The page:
On her latest Chandos CD Tasmin Little plays Clara Schumann, Dame Ethel Smyth & Amy Beach (CHAN 20030 chandos.net), the outstanding English violinist is accompanied by her longtime recital partner John Lenehan. All three women composers were encouraged by their families in their early musical endeavours but experienced far less support, if not outright opposition, when it came to pursuing professional careers.
Beach’s Violin Sonata Op.34 from 1896 is a full-blooded work with sweeping melodies and rich harmonies in the German Romantic tradition; music critics in Berlin noted its indebtedness to Robert Schumann and Brahms. It draws big, strong playing from both performers.
Clara Schumann’s compositional activity declined – by choice – after her marriage to Robert, and the Drei Romanzen Op.22 from 1853 was her final chamber work. Originally described as being for piano and violin these lovely pieces again feature flowing melodies for the violin over quite demanding passage work for the pianist.
Ethel Smyth’s Violin Sonata Op.7 from 1887 also shows a strong Germanic influence, hardly surprising given that ten years earlier the then-19-year-old composer had moved to Leipzig to study and had spent the subsequent decade on the continent, being encouraged by both Clara Schumann and Brahms.
Two lovely short pieces by Beach – Romance Op.23 and Invocation Op.55 – complete a terrific CD. Little has announced her decision to retire from the concert stage in 2020 when she turns 55. Presumably – and hopefully – it won’t include an end to her outstanding series of superb CDs.
Clara Schumann’s Three Romances Op.22 appear again on another recital of works by women composers, this time as the opening tracks on ELLES, featuring the Canadian duo of violist Marina Thibeault and pianist Marie-Ève Scarfone (ATMA Classique ACD2 2772 atmaclassique.com/En). There’s no word on the transcription source (a viola version was published in 2010) for this or the following work on the CD, the Trois pièces pour violoncelle et piano by Nadia Boulanger. Written in Boulanger’s mid-20s, some seven years before she gave up composition to concentrate on teaching, the piano again features prominently in three brief movements, two of which were transcriptions of organ improvisations.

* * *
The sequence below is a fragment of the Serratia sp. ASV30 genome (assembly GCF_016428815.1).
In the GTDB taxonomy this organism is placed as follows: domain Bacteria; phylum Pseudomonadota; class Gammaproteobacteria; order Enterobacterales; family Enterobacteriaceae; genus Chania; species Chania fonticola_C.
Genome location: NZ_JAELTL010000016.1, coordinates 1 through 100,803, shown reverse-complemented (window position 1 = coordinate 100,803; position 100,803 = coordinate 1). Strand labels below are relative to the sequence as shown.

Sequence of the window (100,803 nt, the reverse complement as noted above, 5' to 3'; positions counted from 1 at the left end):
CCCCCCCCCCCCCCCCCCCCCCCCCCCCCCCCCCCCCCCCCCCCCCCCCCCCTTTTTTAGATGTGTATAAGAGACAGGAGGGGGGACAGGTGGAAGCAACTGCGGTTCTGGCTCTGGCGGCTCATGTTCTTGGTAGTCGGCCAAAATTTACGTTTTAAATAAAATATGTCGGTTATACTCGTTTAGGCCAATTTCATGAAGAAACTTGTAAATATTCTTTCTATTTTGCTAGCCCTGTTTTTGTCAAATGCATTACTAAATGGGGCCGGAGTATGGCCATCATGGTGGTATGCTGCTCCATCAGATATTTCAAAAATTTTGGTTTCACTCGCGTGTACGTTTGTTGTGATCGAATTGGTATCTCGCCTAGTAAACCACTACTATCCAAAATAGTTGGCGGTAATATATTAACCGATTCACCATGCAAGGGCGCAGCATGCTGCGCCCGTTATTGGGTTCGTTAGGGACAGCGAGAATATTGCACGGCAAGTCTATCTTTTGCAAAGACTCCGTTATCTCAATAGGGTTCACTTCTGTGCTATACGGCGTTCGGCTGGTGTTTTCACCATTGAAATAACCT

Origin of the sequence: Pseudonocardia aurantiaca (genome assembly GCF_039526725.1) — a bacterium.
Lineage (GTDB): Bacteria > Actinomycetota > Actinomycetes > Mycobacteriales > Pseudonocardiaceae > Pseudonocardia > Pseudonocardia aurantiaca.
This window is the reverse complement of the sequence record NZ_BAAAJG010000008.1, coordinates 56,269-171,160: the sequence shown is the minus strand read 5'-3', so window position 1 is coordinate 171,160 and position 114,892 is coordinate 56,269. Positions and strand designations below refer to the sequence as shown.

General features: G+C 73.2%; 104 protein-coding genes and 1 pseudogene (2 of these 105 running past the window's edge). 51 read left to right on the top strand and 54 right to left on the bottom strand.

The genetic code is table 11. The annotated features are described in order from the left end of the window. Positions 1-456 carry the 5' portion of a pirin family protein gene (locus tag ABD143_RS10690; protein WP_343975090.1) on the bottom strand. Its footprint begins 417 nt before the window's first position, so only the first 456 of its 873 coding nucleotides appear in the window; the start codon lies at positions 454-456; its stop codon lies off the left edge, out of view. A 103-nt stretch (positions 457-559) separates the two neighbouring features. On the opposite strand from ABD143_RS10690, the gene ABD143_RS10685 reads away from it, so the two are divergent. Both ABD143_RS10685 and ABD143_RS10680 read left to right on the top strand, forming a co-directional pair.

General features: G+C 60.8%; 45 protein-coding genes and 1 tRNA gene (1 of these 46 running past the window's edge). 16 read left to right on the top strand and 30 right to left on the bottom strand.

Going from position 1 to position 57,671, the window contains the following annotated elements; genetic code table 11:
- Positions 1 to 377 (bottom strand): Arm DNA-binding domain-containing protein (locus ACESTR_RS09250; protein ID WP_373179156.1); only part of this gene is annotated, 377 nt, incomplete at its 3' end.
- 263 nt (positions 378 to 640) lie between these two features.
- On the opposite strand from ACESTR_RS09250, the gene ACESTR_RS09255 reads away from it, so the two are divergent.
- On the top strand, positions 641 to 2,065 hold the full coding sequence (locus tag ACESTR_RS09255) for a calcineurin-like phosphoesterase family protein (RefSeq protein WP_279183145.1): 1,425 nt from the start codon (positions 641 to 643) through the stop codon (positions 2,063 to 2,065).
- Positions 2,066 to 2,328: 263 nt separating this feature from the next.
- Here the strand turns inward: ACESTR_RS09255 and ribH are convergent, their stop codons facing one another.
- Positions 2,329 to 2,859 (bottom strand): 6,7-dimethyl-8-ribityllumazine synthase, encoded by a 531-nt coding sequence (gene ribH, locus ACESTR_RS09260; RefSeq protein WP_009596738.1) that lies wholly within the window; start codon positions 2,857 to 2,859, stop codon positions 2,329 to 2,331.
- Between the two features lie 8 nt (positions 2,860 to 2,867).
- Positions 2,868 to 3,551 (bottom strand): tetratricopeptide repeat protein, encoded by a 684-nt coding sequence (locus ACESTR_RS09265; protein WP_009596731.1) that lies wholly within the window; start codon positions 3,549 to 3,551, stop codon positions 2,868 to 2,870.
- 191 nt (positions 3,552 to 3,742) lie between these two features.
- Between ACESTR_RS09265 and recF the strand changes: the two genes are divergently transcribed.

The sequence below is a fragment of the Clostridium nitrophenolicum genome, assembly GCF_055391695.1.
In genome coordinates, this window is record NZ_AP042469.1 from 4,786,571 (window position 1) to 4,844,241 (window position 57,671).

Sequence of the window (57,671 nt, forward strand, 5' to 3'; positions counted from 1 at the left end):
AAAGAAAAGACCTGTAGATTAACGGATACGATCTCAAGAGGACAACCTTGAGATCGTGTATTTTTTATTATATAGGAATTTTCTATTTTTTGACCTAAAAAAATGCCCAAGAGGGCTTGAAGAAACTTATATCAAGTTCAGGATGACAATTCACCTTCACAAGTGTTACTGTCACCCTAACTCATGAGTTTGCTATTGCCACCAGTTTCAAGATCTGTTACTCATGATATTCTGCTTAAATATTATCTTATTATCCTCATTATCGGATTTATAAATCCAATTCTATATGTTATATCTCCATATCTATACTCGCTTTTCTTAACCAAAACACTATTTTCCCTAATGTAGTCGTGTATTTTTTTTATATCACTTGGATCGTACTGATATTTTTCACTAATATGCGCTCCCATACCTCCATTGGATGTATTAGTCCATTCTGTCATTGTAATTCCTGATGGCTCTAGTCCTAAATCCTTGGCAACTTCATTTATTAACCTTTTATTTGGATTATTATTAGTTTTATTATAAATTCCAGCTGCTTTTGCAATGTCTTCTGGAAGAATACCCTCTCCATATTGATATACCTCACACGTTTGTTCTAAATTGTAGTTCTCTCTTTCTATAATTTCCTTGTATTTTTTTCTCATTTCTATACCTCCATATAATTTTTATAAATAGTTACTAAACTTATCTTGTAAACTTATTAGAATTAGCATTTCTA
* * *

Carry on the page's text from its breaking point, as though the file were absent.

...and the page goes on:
A very brief setting of a Goethe poem by Fanny Hensel, Mendelssohn’s highly talented sister, precedes the two major works on the disc: Rebecca Clarke’s Sonata for Viola and Piano from 1919; and the Sonate Pastorale for solo viola by the American violist Lillian Fuchs. A professional violist, Clarke left a wealth of viola works that finally seem to be attracting the amount of recording attention they richly deserve. Written in New York, her sonata is redolent of contemporary French music.
In all the viola and piano works, Thibeault plays with a pure tone and a smooth melodic line, ably supported by Scarfone; there are times, perhaps, when a stronger attack could be used. That, however, is exactly what we get in the two unaccompanied works that follow. Fuchs wrote little in a long life (both she and Clarke made it into their 90s) but the three-movement Sonate is a simply terrific work that brings the best playing on the CD from Thibeault.
Another solo work that began as a piece for cello, young Canadian composer Anna Pidgorna’s The Child, Bringer of Light from 2012, ends the CD. Its eight continuous sections use a variety of techniques to great effect and once again show just how talented a player Thibeault is.
There’s a really lovely set of the Brahms Three Sonatas for Violin and Piano featuring the duo of violinist Wen-Lei Gu and pianist Catherine Kautsky (Centaur CRC 3684 naxosdirect.com). Both performers are on the music faculty at Lawrence University in Appleton, Wisconsin.